Introduction to India
India conjures images of colourful religious festivals, deserts lined with historic forts, tented camps nestled in sand dunes, excellent food, royal palaces and the abundant wildlife such as the Asian Elephant, Bengal Tiger and one horned Rhinoceros found in the numerous National Parks and wildlife sanctuaries. All of these images and facets of India are experienced on our tours. But the most enduring image that you will take away with you from a visit to India is of the people. Within its population of more than one billion people there are over 461 different tribal communities speaking in more than 750 different dialects, making up just 10% of the total population. From the dark skinned Tamils of the south to the Tibetan people of Ladakh, the tall fair skinned peoples of the north to the shorter Bengalis of the east, this homogenous mix of people has come about over thousands of years of invasion, migration and trade. Even the influence of the armies of Alexander the Great, who passed close to the region in 323 BC, left their mark on the people with intermarriage and mixing of customs. Non tribal populations of India tend to belong to the overall Hindu religion and are hierarchically arranged in four main classes; priestly (Brahmin), warrior (Kshatriya), business (Vysya) and worker (Sudra). As well as the Hindu religion, there are many other religious communities in India; Islam, Christianity, Sikhism, Buddhism, Jainism and Judaism.
Time - GMT + 5.5 Hours (3.5 hours ahead of South Africa)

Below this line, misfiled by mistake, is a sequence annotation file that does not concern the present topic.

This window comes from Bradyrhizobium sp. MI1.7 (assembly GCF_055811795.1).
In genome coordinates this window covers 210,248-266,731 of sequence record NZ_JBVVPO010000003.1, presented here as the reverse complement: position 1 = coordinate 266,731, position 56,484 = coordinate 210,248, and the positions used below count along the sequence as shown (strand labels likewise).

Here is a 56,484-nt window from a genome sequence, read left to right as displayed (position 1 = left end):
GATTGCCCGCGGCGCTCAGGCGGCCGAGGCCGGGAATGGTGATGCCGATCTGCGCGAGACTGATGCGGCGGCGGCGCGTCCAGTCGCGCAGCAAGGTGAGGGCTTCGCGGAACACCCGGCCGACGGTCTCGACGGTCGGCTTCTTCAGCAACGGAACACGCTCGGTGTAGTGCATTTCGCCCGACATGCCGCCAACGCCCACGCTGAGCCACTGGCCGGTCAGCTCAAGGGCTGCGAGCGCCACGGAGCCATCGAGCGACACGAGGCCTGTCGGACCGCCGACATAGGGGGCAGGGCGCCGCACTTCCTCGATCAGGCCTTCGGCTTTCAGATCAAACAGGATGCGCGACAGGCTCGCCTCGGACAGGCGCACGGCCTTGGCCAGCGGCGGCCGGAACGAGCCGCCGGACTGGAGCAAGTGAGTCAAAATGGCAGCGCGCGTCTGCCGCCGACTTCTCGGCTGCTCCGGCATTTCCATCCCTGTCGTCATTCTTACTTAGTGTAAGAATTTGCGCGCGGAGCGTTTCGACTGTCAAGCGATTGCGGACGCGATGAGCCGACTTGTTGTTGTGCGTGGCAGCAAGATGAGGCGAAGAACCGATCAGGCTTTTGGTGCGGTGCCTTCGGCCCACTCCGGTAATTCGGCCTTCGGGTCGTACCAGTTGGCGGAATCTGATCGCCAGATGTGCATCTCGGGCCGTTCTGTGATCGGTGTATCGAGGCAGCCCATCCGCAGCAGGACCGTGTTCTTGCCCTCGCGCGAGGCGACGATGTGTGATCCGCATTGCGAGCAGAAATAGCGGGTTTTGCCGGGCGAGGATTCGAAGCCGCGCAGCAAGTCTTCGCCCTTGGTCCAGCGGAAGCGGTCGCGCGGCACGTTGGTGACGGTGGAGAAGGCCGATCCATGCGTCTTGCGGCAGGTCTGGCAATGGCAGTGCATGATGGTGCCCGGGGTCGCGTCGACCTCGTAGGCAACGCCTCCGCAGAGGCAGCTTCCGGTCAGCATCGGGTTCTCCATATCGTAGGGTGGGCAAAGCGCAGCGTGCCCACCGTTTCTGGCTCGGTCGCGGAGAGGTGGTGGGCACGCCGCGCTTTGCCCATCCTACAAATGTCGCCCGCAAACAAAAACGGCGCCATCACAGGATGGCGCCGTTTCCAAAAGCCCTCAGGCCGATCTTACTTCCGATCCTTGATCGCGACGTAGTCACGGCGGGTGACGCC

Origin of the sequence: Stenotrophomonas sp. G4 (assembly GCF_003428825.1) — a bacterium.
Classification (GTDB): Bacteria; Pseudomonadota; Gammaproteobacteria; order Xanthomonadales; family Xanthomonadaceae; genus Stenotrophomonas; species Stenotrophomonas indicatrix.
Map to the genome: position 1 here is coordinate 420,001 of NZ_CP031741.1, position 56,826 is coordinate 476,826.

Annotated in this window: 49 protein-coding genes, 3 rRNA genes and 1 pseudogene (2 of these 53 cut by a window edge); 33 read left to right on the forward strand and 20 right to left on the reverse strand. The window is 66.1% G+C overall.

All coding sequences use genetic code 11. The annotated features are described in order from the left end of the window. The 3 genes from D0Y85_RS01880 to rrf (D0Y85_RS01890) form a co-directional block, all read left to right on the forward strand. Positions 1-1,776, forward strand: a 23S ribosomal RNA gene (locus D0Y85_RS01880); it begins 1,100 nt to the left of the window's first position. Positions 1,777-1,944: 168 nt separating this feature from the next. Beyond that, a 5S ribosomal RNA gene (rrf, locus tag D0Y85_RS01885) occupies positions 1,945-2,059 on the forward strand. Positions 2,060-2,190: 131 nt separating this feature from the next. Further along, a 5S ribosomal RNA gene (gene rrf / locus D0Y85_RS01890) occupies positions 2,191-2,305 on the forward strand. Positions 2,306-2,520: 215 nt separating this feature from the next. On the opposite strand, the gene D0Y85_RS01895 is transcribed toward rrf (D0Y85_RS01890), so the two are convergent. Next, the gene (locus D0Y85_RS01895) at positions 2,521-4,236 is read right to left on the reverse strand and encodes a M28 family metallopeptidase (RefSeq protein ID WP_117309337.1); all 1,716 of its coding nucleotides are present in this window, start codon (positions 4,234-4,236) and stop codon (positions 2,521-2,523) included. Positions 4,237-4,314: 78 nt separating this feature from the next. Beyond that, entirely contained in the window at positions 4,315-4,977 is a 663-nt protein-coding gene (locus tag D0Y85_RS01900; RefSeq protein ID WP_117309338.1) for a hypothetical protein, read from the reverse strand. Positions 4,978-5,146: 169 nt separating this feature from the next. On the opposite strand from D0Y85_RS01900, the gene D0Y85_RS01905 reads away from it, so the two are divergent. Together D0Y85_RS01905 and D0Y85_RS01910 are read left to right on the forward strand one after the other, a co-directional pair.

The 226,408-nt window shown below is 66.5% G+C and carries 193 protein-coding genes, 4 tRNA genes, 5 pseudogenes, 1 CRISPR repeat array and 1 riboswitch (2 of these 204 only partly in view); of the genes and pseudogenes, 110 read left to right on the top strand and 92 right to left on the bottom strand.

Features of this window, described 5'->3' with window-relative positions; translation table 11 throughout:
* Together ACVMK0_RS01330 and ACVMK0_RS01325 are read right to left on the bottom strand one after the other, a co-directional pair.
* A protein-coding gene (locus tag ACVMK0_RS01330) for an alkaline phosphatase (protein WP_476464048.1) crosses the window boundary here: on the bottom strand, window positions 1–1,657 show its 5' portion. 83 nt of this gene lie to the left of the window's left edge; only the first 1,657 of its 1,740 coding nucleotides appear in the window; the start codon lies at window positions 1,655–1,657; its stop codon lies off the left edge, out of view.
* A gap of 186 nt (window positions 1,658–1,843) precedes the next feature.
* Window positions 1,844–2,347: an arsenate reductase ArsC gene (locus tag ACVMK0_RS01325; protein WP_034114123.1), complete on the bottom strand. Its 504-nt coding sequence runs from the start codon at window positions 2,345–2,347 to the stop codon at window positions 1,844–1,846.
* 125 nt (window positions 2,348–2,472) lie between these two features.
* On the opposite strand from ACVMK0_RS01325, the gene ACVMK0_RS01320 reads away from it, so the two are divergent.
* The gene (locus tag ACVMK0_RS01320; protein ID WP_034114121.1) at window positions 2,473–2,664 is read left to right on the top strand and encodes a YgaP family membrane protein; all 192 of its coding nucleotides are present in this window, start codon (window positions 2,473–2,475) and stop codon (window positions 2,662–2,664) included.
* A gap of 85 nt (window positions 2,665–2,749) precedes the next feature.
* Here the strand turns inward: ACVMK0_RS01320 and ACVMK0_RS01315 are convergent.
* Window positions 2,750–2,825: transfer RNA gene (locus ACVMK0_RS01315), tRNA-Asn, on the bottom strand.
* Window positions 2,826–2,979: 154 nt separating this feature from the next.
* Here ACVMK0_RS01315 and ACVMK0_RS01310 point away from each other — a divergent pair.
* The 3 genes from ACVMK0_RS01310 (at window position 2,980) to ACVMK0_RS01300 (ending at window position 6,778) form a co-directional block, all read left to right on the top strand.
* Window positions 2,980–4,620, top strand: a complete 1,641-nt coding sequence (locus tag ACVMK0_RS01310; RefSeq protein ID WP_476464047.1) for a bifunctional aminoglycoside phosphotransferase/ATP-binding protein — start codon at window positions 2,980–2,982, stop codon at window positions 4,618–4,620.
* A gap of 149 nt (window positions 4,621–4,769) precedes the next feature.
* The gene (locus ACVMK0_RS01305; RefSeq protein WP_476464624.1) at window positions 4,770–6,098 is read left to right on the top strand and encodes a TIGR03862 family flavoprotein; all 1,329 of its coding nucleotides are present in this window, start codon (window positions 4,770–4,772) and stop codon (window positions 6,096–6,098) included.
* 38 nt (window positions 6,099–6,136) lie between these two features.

The city of Delhi actually consists of two parts. Delhi, or Old Delhi, was the capital of Muslim India between the 12th and 19th Centuries. In Old Delhi you will find many mosques, monuments and forts relating to India’s Muslim history. The other is New Delhi, the ‘Imperial Capital City’ created by the British.
In the 16th and 17th Centuries Agra was the capital of Moghul India and its superb monuments date from that era. Agra has a magnificent fort and the building which so many people come to India solely to see – the Taj Mahal.
Standing on the edge of the Thar Desert, Jodhpur is the second largest city in Rajasthan. The city is dominated by the huge Meherangarh Fort built in 1806 and situated on a hill located in the centre of the old city.
Being located on traditional trade routes brought Jaisalmer great wealth and the merchants and townspeople built magnificent houses and mansions, exquisitely carved from wood and from golden-yellow sandstone. The city has a fascinating and romantic atmosphere that leaves visitors wanting to return.
Udaipur is known as the ‘White City’ or ‘City of Lakes’. The draw cards of modern day Udaipur are the massive City Palace and Pichola Lake. It is on this lake that Jag Niwas Island is located, also known as the Lake Palace Island. Maharaja Jagat Singh II built a palace in 1754 that covered the whole land area of the island. Today the Palace is an exclusive luxury hotel and visits by non residents are not permitted.
The capital city of the state of Rajasthan is popularly known as the ‘Pink City’ because of the painted walls of the buildings in the old walled city.
The temples of Khajuraho are one of India’s major attractions. Built from around 950AD by the Chandella Dynasty the temples are excellent examples of Indo-Aryan architecture and depict many aspects of Indian life over 1,000 years ago, including the notorious erotic scenes.